The primary focus of my laboratory is the pathogenesis of tuberous sclerosis complex (TSC) and the related disorder, lymphangioleiomyomatosis (LAM). TSC is a multisystem disorder in which the manifestations can include tumors in the brain, heart, kidney, and skin, as well as mental retardation and autism. My laboratory has a particular interest in the renal manifestations of TSC (cysts, angiomyolipomas, and carcinomas) and in the pulmonary manifestation, LAM. About 30% of women with TSC develop LAM, which is an unusual lung disease in which benign-appearing smooth muscle cells proliferate extensively in the lungs, leading to cystic, emphysema-like lung destruction and lung failure. LAM pathogenesis appears to involve one of the most unusual pathogenic mechanisms in human disease: the metastasis of histologically benign cells.
The protein products of the TSC1 and TSC2 genes (hamartin and tuberin, respectively) physically interact to inhibit the activity of the kinase, TORC1. This mTOR inhibition is achieved the small GTPase Rheb which is regulated by the GAP (GTPase activating protein) region of TSC2. A great deal of attention has been focused on the role of TORC1, which is inhibited by Rapamycin, in the pathogenesis of TSC and LAM. A key area of uncertainty is whether Rheb has TORC1-independent targets that are disease-relevant.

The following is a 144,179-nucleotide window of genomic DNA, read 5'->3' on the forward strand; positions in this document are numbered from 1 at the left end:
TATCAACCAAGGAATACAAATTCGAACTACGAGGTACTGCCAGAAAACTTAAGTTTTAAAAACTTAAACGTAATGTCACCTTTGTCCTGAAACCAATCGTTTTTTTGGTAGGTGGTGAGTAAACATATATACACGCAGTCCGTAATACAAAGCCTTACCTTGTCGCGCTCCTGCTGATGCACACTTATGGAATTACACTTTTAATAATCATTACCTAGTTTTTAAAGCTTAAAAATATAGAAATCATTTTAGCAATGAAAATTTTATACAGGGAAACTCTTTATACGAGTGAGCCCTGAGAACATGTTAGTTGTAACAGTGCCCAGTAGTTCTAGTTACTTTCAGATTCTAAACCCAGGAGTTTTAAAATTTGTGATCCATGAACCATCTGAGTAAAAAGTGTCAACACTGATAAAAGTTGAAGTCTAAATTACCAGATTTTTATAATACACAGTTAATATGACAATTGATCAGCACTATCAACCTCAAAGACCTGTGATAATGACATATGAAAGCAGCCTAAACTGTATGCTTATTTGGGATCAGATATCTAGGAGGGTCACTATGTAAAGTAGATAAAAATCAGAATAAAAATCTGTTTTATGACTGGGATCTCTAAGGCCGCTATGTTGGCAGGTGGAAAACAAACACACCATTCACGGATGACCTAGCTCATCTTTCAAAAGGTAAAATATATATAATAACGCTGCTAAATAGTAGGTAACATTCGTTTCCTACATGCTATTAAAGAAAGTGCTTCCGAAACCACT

Currently the laboratory is examining 1) the mechanisms through which estrogen may promote the metastasis of TSC2-null cells, thereby promoting LAM pathogenesis, 2) the role of the TSC pathway in neural development, using a Drosophila model, and 3) the connections between the TSC proteins and the Birt-Hogg-Dube (BHD) protein. BHD (like TSC) is associated with renal cell carcinoma and cystic lung disease. In S. Pombe we have found that the BHD homolog functions in the TOR signaling pathway, but in opposition to the TSC proteins.